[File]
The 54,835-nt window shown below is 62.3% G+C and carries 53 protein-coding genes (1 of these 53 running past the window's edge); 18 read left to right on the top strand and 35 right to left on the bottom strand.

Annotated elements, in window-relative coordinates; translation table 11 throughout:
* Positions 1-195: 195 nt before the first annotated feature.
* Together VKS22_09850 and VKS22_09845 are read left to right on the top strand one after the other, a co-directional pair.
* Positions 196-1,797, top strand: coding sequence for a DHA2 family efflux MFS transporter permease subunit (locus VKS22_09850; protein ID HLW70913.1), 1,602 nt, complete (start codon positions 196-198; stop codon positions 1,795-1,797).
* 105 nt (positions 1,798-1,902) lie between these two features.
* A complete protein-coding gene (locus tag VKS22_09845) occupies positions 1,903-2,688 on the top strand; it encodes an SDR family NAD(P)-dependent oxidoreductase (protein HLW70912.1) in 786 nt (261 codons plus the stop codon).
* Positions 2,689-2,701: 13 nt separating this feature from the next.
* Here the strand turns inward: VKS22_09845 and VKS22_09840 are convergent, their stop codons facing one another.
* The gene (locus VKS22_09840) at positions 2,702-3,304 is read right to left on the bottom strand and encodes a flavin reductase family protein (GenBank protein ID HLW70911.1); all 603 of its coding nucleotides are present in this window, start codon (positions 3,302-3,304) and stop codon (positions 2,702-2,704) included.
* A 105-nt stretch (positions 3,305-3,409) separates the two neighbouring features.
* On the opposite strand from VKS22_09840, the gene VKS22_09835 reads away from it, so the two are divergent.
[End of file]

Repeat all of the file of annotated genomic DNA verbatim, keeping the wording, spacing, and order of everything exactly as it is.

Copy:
The 54,835-nt window shown below is 62.3% G+C and carries 53 protein-coding genes (1 of these 53 running past the window's edge); 18 read left to right on the top strand and 35 right to left on the bottom strand.

Annotated elements, in window-relative coordinates; translation table 11 throughout:
* Positions 1-195: 195 nt before the first annotated feature.
* Together VKS22_09850 and VKS22_09845 are read left to right on the top strand one after the other, a co-directional pair.
* Positions 196-1,797, top strand: coding sequence for a DHA2 family efflux MFS transporter permease subunit (locus VKS22_09850; protein ID HLW70913.1), 1,602 nt, complete (start codon positions 196-198; stop codon positions 1,795-1,797).
* 105 nt (positions 1,798-1,902) lie between these two features.
* A complete protein-coding gene (locus tag VKS22_09845) occupies positions 1,903-2,688 on the top strand; it encodes an SDR family NAD(P)-dependent oxidoreductase (protein HLW70912.1) in 786 nt (261 codons plus the stop codon).
* Positions 2,689-2,701: 13 nt separating this feature from the next.
* Here the strand turns inward: VKS22_09845 and VKS22_09840 are convergent, their stop codons facing one another.
* The gene (locus VKS22_09840) at positions 2,702-3,304 is read right to left on the bottom strand and encodes a flavin reductase family protein (GenBank protein ID HLW70911.1); all 603 of its coding nucleotides are present in this window, start codon (positions 3,302-3,304) and stop codon (positions 2,702-2,704) included.
* A 105-nt stretch (positions 3,305-3,409) separates the two neighbouring features.
* On the opposite strand from VKS22_09840, the gene VKS22_09835 reads away from it, so the two are divergent.